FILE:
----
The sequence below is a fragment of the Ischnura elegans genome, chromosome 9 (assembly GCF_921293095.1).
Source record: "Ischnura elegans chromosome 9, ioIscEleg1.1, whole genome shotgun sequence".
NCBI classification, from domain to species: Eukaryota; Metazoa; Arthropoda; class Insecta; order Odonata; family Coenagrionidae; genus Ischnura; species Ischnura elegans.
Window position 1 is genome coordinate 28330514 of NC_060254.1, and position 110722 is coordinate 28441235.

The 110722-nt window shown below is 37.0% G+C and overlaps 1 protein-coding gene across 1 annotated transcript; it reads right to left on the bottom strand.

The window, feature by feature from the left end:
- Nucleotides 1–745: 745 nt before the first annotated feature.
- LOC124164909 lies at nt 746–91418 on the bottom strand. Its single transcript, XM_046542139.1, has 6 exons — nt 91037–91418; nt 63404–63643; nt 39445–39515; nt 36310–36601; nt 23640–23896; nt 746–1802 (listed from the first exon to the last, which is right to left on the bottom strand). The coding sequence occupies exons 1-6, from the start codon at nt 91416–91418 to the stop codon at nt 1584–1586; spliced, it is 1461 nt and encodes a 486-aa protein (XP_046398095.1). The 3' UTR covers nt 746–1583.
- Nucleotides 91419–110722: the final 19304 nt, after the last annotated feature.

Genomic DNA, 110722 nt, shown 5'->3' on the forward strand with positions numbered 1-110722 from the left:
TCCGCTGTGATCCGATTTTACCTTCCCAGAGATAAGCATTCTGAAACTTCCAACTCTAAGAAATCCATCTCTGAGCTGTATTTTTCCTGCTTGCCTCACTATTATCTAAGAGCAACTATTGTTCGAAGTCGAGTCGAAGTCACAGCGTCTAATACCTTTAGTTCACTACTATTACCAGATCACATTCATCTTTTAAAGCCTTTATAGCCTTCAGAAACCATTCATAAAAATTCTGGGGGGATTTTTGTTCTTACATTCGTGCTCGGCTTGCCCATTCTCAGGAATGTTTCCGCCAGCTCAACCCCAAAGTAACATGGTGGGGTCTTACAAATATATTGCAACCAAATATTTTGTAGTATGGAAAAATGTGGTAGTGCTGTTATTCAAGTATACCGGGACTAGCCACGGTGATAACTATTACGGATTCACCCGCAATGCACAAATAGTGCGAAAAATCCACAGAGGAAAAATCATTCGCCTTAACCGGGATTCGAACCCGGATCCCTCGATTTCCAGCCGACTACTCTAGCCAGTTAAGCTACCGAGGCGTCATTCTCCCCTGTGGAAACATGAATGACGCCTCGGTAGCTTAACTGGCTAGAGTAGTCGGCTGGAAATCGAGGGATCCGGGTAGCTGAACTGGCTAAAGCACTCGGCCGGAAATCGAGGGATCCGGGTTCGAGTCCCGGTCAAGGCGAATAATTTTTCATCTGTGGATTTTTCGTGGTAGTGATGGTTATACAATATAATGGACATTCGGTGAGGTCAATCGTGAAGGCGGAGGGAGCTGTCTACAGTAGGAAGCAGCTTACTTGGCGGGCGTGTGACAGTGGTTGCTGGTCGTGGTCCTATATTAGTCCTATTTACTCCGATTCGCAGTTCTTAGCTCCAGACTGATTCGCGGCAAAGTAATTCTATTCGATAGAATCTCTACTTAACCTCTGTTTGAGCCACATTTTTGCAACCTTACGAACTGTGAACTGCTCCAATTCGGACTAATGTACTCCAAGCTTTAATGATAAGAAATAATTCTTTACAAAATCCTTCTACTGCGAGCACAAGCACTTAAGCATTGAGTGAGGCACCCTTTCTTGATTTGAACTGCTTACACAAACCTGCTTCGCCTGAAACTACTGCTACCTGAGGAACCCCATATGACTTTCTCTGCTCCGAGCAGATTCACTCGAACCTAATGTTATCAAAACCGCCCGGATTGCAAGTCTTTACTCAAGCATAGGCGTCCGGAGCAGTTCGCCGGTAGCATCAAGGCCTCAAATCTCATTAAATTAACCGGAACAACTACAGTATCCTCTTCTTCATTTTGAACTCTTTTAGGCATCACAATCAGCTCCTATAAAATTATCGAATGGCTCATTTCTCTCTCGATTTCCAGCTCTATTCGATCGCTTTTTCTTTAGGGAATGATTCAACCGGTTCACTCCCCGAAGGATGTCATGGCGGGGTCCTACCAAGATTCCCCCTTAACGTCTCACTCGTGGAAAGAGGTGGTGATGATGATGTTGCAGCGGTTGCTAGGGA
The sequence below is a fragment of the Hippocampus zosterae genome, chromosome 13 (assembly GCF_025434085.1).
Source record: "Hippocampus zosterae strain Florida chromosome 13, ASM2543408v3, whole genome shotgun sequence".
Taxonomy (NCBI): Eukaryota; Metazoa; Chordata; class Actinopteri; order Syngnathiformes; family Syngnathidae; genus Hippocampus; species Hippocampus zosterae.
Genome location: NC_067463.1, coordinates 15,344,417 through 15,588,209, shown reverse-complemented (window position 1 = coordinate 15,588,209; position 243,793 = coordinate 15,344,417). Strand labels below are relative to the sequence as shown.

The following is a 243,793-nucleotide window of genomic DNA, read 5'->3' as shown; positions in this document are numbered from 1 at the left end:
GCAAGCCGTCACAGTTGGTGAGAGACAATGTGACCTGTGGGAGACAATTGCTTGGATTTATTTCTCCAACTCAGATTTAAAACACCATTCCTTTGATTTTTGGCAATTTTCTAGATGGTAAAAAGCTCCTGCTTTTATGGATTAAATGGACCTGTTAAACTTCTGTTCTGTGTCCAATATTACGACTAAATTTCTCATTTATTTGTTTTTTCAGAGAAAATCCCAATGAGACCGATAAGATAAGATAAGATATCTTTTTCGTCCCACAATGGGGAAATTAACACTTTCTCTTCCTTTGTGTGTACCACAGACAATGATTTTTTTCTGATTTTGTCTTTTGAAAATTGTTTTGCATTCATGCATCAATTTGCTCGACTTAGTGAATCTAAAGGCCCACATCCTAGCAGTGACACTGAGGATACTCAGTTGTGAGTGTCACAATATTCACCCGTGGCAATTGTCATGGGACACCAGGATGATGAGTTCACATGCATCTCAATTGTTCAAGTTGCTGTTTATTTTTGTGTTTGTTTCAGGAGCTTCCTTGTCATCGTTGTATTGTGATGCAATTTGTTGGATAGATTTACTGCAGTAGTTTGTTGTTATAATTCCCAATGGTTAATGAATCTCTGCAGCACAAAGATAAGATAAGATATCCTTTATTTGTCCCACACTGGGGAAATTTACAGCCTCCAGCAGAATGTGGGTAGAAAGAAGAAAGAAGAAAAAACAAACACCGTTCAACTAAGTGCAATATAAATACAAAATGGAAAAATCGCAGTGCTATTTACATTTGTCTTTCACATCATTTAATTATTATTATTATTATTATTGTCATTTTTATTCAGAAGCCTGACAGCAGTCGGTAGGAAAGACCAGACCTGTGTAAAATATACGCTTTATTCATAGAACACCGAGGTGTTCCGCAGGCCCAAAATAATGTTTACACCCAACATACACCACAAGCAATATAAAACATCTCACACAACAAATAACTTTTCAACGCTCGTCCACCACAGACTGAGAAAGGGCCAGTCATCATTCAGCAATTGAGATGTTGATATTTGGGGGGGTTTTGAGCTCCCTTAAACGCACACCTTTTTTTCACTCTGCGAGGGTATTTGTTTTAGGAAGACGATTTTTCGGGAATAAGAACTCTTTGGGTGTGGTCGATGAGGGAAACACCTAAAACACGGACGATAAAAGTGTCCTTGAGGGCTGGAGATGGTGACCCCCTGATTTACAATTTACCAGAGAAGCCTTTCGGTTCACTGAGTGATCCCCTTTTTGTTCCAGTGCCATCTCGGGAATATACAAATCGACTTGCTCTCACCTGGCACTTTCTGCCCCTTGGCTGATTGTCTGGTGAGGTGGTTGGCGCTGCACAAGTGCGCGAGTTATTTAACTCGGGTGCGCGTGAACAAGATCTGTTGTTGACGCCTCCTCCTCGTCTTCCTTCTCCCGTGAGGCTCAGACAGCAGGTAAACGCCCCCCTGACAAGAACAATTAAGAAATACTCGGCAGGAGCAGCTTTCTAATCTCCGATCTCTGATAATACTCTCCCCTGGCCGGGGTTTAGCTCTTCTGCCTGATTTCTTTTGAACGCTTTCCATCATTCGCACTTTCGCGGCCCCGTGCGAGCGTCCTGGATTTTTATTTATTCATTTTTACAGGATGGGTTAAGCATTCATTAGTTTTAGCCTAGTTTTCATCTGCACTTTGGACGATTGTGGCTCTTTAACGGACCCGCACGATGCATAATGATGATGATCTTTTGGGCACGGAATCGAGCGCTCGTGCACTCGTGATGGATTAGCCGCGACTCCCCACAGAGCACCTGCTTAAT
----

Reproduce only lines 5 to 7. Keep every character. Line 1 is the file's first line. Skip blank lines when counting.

The 110722-nt window shown below is 37.0% G+C and overlaps 1 protein-coding gene across 1 annotated transcript; it reads right to left on the bottom strand.

The window, feature by feature from the left end:
- Nucleotides 1–745: 745 nt before the first annotated feature.